Between January and June 2019, Nigerians spent 3 billion naira (about $8.4 million) at the movies. According to the Cinema Exhibitors Association of Nigeria, the films competing for the top three spots have ranged from global blockbusters to locally produced movies. At a cursory glance, the Nigerian box office rankings indicate variety in cinema preferences, with the top 10 going to Hollywood and Bollywood, both blockbusters and genre films. Essentially, the rankings suggest that Nigerians will watch any and many a thing. The country is, after all, home to Nollywood, the third largest film industry on the planet.1
On closer inspection, however, the best-selling Nollywood films say something different about the Nigerian filmgoer. Take for example the top three Nollywood releases between July 19 and 25, 2019. Ranking at the top of the list is The Bling Lagosians, a comedy about a wealthy Lagos family and the drama that ensues from the preparations for its matriarch’s 50th birthday. It was advertised with the tagline “the 1% of the 1%.” In second place is the comedy Rant Queens, a feisty drama about the escalating social media war between a meddling mother and her controversial blogger daughter fueled by their desire to reach more audiences. In third place is Mokalik, a comedy-drama about an 11-year-old who spends a day apprenticing and observing the lives of the less privileged. Although the plot points differ greatly, the top three films all fall into the major categories of light comedy or romance. In the same vein, the top eight most financially successful Nollywood releases of all time have all been light comedies.
This genre dominance raises questions about the variance between the Nigerian audience’s expectations and preferences for local films compared to what it seeks out of international releases. Some prominent filmmakers like Dare Olaitan, whose debut Ojukokoro heralded comparisons with Tarantino, think of it as a matter of escapism—Nigerians go to watch light comedies about other Nigerians in the cinema “to lose themselves from the Nigerian experience.” Others, like the director Imoh Umoren, whose filmography shares similarities with Spike Lee’s, think directors are matched against a local film industry that gives preferential treatment to light comedies with no substance at the cost of more interesting films.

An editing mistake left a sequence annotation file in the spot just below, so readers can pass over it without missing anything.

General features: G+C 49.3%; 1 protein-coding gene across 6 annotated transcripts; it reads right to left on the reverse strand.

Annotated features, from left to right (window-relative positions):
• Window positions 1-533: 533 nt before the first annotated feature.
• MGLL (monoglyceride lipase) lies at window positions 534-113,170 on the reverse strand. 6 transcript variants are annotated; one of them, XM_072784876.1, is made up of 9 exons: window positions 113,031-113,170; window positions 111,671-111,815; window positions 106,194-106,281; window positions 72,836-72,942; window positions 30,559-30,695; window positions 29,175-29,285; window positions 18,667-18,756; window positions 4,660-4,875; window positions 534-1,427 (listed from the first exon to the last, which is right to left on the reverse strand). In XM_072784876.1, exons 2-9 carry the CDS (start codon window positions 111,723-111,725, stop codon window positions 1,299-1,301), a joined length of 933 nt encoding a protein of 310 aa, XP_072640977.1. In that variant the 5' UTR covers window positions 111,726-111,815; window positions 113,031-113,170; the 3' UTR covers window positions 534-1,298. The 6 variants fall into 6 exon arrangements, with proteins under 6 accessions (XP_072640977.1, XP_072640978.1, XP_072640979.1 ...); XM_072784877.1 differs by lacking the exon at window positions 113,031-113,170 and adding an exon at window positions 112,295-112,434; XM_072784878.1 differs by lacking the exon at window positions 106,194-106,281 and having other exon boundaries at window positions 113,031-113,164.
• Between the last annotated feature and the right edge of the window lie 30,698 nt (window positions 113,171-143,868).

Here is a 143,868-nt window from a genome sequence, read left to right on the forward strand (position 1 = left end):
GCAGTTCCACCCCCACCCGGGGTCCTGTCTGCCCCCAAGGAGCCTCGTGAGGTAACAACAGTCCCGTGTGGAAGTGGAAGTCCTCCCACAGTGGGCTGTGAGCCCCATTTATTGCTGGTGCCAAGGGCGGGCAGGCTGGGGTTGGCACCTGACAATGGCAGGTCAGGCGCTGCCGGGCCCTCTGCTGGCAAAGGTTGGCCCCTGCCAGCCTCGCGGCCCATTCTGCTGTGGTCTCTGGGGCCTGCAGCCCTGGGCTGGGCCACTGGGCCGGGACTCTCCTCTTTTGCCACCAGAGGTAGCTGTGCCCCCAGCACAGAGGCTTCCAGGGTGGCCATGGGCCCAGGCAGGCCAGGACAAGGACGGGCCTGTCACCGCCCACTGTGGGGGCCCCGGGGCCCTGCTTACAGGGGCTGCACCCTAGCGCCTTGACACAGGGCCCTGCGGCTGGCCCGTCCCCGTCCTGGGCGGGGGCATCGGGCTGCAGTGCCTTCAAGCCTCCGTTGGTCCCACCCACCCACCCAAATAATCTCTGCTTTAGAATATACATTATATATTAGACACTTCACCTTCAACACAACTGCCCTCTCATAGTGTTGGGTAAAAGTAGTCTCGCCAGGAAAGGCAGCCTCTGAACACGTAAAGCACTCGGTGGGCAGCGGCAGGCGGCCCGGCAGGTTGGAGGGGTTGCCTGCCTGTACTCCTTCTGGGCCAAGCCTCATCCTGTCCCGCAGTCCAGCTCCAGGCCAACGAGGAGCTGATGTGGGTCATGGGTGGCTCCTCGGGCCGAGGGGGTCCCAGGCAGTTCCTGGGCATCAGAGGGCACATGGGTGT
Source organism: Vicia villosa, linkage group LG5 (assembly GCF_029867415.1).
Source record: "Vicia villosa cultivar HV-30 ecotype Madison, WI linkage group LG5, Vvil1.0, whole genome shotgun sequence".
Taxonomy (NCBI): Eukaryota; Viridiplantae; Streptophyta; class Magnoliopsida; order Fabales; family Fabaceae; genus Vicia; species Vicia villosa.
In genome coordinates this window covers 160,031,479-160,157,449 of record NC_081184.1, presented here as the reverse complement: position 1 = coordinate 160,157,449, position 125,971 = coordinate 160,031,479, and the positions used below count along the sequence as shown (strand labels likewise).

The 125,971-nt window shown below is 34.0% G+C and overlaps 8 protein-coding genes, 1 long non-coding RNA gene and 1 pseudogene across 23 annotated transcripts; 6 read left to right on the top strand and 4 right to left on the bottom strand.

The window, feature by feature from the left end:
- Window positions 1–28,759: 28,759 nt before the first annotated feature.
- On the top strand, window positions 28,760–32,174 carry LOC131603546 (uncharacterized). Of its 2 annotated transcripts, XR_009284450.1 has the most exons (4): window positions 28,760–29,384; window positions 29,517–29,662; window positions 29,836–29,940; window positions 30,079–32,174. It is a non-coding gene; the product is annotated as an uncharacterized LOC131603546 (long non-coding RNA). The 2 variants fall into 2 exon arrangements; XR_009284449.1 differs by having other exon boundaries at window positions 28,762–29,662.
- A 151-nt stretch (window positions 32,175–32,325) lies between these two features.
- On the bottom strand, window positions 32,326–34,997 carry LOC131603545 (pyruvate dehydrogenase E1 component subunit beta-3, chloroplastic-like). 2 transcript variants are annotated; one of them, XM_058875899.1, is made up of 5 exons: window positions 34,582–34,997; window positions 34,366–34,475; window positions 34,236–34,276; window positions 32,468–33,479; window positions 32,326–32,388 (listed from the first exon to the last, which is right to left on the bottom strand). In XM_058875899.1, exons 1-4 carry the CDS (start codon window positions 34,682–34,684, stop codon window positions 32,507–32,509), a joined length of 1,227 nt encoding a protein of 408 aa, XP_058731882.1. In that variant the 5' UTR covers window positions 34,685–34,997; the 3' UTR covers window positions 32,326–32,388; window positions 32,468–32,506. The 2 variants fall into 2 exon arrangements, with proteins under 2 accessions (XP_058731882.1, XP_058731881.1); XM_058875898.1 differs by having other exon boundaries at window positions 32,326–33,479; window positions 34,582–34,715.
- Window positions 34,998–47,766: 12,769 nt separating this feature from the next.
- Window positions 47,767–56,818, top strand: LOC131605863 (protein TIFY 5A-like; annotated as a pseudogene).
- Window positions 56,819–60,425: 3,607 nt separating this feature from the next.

In his panel at the 2016 edition of Lagos Social Media Week, director Niyi Akinmolayan quipped that the surest formula for box office success is making a comedy with famous names. Before directing light comedies, Akinmolayan had amassed credits for a range of films ranging from drama to science fiction, none of which did as well as his mainstream material. His later films Chief Daddy (2018) and The Wedding Party 2: Destination Dubai (2017) would go on to become two of the most successful Nigerian films of all time. Their storylines, much like many of the rest of the films on the most-successful lists, tell the stories of upwardly mobile middle-class Nigerians, while also recycling simplified comedy tropes performed by a bevy of famous faces. “I think we are divided between the elitists who only watch foreign movies and spend time comparing Marvel movies to DC movies, and others who can’t tell the difference between a good Nollywood film and an overhyped one,” Umoren says. “So convincing both to see the same movie is a task.”
For Muyiwa Awojide, comedies simply do better at the box office because Nigerians don’t trust Nollywood as much as they trust Hollywood with their money. Awojide is known all over Nigeria for building “Sodas and Popcorn,” one of the country’s biggest online communities for cinema and entertainment, and also for his work as a marketing expert for some of the country’s biggest brands. The way he sees it, Nigerian audiences would rather risk paying to see a local romance or comedy than any other kind, because “they are the genres least likely to disappoint.”